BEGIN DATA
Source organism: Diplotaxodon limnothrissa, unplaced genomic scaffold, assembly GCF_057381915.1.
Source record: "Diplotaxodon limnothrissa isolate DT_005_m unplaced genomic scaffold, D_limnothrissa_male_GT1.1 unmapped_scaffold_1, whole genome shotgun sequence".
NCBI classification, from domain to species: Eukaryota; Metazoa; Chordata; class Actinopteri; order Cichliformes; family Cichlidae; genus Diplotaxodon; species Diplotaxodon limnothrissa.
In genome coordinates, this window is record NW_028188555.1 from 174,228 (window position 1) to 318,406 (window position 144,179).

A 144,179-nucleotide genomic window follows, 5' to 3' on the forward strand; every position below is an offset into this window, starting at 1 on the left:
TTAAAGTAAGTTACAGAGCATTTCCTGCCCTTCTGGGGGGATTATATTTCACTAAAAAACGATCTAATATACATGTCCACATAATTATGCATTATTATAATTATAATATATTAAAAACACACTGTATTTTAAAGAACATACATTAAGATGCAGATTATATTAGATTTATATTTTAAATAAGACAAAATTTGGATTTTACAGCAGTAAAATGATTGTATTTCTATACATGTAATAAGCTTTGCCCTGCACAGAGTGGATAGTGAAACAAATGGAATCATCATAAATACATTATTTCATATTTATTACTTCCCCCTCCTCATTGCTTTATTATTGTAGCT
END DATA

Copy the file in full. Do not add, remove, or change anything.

Source organism: Diplotaxodon limnothrissa, unplaced genomic scaffold, assembly GCF_057381915.1.
Source record: "Diplotaxodon limnothrissa isolate DT_005_m unplaced genomic scaffold, D_limnothrissa_male_GT1.1 unmapped_scaffold_1, whole genome shotgun sequence".
NCBI classification, from domain to species: Eukaryota; Metazoa; Chordata; class Actinopteri; order Cichliformes; family Cichlidae; genus Diplotaxodon; species Diplotaxodon limnothrissa.
In genome coordinates, this window is record NW_028188555.1 from 174,228 (window position 1) to 318,406 (window position 144,179).

A 144,179-nucleotide genomic window follows, 5' to 3' on the forward strand; every position below is an offset into this window, starting at 1 on the left:
TTAAAGTAAGTTACAGAGCATTTCCTGCCCTTCTGGGGGGATTATATTTCACTAAAAAACGATCTAATATACATGTCCACATAATTATGCATTATTATAATTATAATATATTAAAAACACACTGTATTTTAAAGAACATACATTAAGATGCAGATTATATTAGATTTATATTTTAAATAAGACAAAATTTGGATTTTACAGCAGTAAAATGATTGTATTTCTATACATGTAATAAGCTTTGCCCTGCACAGAGTGGATAGTGAAACAAATGGAATCATCATAAATACATTATTTCATATTTATTACTTCCCCCTCCTCATTGCTTTATTATTGTAGCT